As the number of brothers and sisters grew, they began to desire to build their own seat and, already on 27 September 1398, the notary Giacomo da Polverara left an inheritance of 25 pounds to this purpose.
On 12 August 1422 the Confraternity bought a small house with a little courtyard looking onto the square in front of St. Anthony's church. Donations began to constantly flow in and in 1431 the oratory was nearly completed and furnished with liturgical books. Now it also has three altars, the main one was installed in 1798, and came from the demolished church of San Biagio together with the altarpiece by Padovanino, which shows the Madonna and Child with the saints Biagio and Jerome. The altar on the left is dedicated to St. Francis with a painting by Antonio Tentori, while the altar to the right is consecrated to St. Anthony who is shown in the altarpiece decorated with flowers and votive paintings. There is also a beautiful wooden statue of the Immaculate by Rinaldo Rinaldi, a pupil of Canova's as well as a lovely wooden Crucifix, carved by Giovanni Bonazza (1714).
One reaches this by a staircase designed by Giovanni Gloria in 1733 up to the loggia where statues of three popes (Pius VI, Pius VII and John Paul II) stand blessing the faithful.
The great meeting room is a treasure chest of art, because several painters worked here creating that famous series of paintings known as the "Anthonian epopea".
The lacunar ceiling is by Giovanni Cavalieri who worked here together with the painter Girolamo da Piacenza from 1506 to 1510. The wooden altar has a wonderful terracotta statue of the Madonna and Child by Andrea Briosco (1520), with a fresco in the back ground by Domenico Campagnola (1533) with the figures of the saints Anthony and Francis.
The fame of the room comes from the eighteen paintings dating back, all except one, to the beginning of the sixteenth century and are the work of the most well-known Veneto artists of that period; they show scenes in the life and miracles of St. Anthony.
The most famous of these paintings are the four that were painted by the young Tiziano Vecellio (Titian) in 27 days, beginning them in 1510 and completing them by the end of the year. They show "The guardian Nicola da Strà distributing blessed bread", "The Saint making a newborn babe testifies to its mother's innocence", "The jealous husband stabbing his wife" and "the Saint re-attaching a young man's foot". Other events during the life and preaching of the Saint were painted by Girolamo Tessari, Filippo da Verona, Bartolomeo Montagna, Gian Antonio Corona, Benedetto Montagna, Gian Martino Frangipani, Francesco Vecellio and Antonio Buttafoco (1775). These cannot be compared to Titian, even though they worked to the best of their capacity so as to give the hall an excellent biography of St. Anthony, indispensable in those times when only very few people were able to read.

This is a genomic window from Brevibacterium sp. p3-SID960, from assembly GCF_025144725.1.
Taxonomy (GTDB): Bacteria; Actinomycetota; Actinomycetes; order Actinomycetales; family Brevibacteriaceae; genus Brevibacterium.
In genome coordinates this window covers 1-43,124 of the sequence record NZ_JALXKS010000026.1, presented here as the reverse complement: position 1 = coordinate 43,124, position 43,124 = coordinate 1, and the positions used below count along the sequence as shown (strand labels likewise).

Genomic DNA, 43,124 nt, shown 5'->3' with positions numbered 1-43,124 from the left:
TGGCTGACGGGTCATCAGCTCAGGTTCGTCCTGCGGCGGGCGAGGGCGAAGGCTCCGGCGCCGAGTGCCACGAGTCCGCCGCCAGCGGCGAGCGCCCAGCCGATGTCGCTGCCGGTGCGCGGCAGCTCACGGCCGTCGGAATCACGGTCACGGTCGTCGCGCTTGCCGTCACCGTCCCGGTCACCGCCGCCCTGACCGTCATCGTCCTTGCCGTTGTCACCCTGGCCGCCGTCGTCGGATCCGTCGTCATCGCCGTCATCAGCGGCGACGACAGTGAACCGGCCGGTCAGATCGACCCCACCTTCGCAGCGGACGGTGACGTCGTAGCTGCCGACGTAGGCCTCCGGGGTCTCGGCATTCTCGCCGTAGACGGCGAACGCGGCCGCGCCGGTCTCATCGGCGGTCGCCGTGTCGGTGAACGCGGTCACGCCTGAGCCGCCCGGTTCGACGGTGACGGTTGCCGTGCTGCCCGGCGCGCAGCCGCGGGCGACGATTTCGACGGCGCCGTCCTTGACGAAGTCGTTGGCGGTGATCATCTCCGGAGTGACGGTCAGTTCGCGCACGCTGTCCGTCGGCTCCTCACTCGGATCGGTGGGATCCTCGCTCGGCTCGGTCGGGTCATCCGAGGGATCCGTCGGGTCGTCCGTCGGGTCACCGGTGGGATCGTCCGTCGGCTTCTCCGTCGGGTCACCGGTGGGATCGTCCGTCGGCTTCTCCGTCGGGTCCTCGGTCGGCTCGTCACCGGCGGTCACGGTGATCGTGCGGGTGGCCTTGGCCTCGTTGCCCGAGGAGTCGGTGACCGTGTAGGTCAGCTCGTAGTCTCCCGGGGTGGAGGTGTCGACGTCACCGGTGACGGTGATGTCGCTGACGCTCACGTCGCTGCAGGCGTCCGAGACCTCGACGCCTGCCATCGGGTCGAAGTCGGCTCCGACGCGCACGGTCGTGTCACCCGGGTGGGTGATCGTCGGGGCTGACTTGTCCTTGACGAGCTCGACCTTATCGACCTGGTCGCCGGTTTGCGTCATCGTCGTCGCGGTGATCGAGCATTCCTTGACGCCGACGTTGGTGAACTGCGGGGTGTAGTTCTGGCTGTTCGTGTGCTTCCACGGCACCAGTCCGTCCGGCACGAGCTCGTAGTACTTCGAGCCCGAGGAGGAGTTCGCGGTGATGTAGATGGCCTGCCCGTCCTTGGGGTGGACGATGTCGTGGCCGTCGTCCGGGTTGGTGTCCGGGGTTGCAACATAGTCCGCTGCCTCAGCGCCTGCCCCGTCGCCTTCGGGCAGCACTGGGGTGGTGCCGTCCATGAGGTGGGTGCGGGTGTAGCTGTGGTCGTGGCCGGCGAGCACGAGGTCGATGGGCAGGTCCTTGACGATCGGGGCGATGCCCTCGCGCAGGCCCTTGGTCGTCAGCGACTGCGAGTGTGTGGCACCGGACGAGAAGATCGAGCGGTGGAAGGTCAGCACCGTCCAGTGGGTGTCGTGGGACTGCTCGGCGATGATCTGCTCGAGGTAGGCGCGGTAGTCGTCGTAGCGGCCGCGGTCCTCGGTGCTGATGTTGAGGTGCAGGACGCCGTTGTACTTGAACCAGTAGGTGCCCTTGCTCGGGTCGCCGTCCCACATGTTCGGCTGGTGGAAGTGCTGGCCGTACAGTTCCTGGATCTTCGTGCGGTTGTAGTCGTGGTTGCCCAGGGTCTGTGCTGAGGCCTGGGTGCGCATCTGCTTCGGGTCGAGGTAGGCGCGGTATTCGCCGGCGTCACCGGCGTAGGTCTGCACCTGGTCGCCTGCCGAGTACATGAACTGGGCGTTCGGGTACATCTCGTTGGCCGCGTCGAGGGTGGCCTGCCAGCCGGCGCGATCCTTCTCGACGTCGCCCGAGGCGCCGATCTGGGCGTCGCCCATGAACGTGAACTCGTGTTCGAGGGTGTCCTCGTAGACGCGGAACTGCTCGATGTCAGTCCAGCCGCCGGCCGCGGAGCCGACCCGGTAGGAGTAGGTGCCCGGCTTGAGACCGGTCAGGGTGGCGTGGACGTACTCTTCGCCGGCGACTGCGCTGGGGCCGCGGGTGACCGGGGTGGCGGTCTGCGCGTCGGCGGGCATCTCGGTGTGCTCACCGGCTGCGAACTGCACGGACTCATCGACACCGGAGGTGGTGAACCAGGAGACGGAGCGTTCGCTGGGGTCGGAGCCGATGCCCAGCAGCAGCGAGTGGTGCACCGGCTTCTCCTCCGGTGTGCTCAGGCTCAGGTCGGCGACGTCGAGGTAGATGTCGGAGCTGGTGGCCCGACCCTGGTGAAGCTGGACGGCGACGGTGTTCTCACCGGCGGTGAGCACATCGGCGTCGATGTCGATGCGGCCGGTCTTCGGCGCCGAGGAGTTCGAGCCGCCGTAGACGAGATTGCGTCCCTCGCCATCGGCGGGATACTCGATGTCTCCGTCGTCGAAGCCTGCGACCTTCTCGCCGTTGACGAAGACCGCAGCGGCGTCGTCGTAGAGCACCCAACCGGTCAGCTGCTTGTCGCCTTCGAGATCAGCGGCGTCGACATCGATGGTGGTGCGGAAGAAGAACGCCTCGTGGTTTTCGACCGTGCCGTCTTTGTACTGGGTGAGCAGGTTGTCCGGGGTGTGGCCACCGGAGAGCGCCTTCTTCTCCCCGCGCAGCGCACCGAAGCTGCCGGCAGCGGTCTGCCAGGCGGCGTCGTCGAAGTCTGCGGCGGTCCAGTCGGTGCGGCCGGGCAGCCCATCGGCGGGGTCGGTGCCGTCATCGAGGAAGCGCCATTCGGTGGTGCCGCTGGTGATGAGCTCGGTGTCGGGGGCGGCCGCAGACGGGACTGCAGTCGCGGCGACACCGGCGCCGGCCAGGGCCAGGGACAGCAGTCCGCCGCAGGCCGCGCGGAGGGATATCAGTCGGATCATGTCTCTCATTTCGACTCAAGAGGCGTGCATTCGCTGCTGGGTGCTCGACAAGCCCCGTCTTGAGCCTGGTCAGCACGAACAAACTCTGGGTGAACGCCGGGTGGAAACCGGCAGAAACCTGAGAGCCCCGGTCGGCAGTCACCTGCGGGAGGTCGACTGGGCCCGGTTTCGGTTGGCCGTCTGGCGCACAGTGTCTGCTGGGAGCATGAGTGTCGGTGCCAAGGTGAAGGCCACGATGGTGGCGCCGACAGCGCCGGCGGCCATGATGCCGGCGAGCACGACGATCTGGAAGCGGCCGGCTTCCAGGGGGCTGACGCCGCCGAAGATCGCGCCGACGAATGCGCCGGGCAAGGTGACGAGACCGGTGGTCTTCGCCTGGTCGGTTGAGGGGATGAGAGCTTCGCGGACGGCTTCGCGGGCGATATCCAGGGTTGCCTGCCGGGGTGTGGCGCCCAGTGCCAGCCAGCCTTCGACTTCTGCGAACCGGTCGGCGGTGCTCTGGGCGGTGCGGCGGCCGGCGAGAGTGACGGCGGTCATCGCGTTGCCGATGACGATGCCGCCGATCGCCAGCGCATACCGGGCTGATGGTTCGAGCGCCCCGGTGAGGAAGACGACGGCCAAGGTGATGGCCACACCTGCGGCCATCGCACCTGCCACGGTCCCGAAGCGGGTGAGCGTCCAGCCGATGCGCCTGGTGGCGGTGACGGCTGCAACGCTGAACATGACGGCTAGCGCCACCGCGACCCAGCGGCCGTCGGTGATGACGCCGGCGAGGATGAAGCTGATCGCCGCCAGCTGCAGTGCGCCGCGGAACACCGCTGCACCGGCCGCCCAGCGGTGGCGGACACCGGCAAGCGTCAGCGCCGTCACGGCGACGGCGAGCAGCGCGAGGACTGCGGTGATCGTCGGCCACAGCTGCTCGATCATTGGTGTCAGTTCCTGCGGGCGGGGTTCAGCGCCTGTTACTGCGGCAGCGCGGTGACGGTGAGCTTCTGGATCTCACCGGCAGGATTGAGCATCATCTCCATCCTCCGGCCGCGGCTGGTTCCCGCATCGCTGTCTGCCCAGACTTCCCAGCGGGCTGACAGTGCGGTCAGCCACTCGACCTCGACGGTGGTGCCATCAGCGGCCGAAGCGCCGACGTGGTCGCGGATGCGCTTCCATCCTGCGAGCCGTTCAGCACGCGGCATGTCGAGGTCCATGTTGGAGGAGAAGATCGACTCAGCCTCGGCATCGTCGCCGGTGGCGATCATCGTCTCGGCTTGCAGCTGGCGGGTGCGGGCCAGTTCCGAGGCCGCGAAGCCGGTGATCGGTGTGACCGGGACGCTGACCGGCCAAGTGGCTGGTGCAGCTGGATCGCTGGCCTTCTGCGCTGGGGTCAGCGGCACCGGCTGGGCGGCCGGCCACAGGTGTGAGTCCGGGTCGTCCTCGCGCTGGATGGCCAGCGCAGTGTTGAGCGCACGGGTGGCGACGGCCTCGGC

This cycle of paintings, in need of constant attention, has had a troubled existence due, above all, to the humidity that rises from below and the infiltrations from above. The archives of the Arca are rich in documents that talk about works of restoration. The roof has been repaired various times, the paintings have been covered with canvas, the adjacent sacristy has been eliminated (1877) because it was the cause of humidity. Then with Francesco Zannoni in 1748, and onwards, systematic work was begun on the paintings with greater or lesser success. In 1772 they were trusted to Domenico Buttafoco, in 1835 to Lorenzo Pinzon, in 1960 to G. B. Monici, in 1867 to Guglielmo Botti, in 1877 to Antonio Bertolli, in 1925 to Angelo Moro and in 1967 to Leonetto Tintori. Then Gianluigi Colalucci together with his son Simone did emergency work in 1980.
The decoration on the facade of the oratory, which in 1773 had been embellished on the top with the statues of the saints Anthony, Francis and Bonaventura, was redone in 1927 together with work on the south wall.
Now the upper hall has returned to its ancient splendour, and work will now be done on the little church on the ground floor, so by continuing to sing to the wonders of the Thaumaturge and stimulating his devotees to follow him along the path to Christian perfection.